Market NotesChristopher Peel, CIO of Tavistock Wealth - 23rd March 2020
This is extraordinary given that this is not a financial/banking crisis, but a short-term collapse in demand resulting from government-imposed quarantine measures. Objectively, there are two diametrically opposed global events playing out at the same time, the spreading coronavirus and a collapse in the oil price. This has caused panic selling of equities and a flight to safe-havens such as the US dollar, G7 government bonds and gold.
“The spread of the COVID-19 coronavirus outside of China is gathering pace and cases have now been reported across more than half of the world.”
The spread of the COVID-19 coronavirus outside of China is gathering pace and cases have now been reported across more than half of the world. As of now, there is no cure, but mercifully the recovery rate is estimated to be circa 98%.
However, scientists all over the globe are working around the clock and I would speculate that these clever minds, with the support of the World Health Organisation and government officials will come up with a solution in a timely manner. Drugs are already being tested and hopefully they will be effective. The impact of quarantined areas will certainly reduce economic growth in the short-term, but central banks have reacted quickly by slashing interest rates and pumping huge sums of liquidity into the system in an effort to cushion the blow. Governments throughout the world have also pledged trillions of US dollars in fiscal aid to soften the economy slowdown. Similar outbreaks such as SARS, Ebola, Swine Flu or the Zika virus suggest that the sell-off in equities will be sharp and short-lived, followed by an equally strong recovery. This is what we expect to happen in the second half of the year.
“Earlier in the month, the OPEC cartel failed to reach an agreement on supply cuts, which has caused a plunge in the price of Brent crude oil from $50 to $25 per barrel.”
In the very near future, this steep fall will act as a huge economic stimulus in countries that import oil such as South Korea, China, India, Japan and most of Europe. The losers will be the Middle East region, Brazil, Mexico, Canada and the shale industry in the US. The net effect is positive for the global recovery and will offset some of the downturn stemming from the spread of the virus in China. It is difficult to predict when the price of oil will stabilise, but the longer it stays at the current levels, the better chances of a quicker recovery from the impact of the virus.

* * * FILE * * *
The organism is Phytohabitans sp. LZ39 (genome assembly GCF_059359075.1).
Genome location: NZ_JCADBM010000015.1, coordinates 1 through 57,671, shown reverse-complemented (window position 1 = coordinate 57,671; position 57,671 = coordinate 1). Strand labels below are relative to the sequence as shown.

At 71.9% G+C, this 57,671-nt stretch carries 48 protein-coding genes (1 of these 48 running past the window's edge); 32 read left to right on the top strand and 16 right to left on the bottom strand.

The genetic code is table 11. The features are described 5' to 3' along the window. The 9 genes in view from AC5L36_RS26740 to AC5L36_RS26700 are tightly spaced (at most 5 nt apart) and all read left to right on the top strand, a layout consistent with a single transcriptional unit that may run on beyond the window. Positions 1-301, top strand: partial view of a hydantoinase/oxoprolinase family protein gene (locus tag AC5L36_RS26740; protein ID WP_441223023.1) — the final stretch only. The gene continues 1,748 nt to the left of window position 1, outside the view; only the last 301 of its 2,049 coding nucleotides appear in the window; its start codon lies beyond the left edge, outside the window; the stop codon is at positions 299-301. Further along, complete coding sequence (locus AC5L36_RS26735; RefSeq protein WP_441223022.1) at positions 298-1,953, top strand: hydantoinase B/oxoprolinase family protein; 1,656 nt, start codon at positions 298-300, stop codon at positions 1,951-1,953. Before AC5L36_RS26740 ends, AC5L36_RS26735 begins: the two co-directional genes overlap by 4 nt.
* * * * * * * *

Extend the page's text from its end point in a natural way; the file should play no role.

“Our positioning until last week had been little changed since the beginning of the year.“
Our positioning until last week had been little changed since the beginning of the year. We believe the economic impact from the virus will last between 1 and 2 quarters. A drop in global GDP over a short period of time will not come as a surprise to investors given the extent of the quarantine measures enacted around the world. However, the coordinated central bank interest rate cuts, fiscal spending measures by governments and the lack of leverage in the financial system will ultimately lead to a return to normality in the very near future. As a result, we have tilted equity exposure in favour of oil importers, healthcare and technology. We have also trimmed positions in high yield and emerging market bonds and increased cash levels to a minimum of 10% across the portfolios for liquidity proposes.
Chief Investment Officer
Sadly, it is unclear if the proposed course of actions will stop the rampaging virus.
However, it is already evident that the economic damage caused by the lock-down will bring catastrophic hardship to millions of people around the world. I remain an optimist and strongly believe that the combined efforts of central banks, government officials, scientists and warmer weather will bring an end to this madness within months. Equities are cheap, bond are expensive, and liquidity is king.
THE HOUSE VIEW REMAINS UNCHANGED:
THE WORLD IS NOT COMING TO AN END!
WATCH THE INTERVIEW ON CNBC BELOW:
This investment Blog is published and provided for informational purposes only. The information in the Blog constitutes the author’s own opinions. None of the information contained in the Blog constitutes a recommendation that any particular investment strategy is suitable for any specific person. Source of data: Tavistock Wealth Limited.
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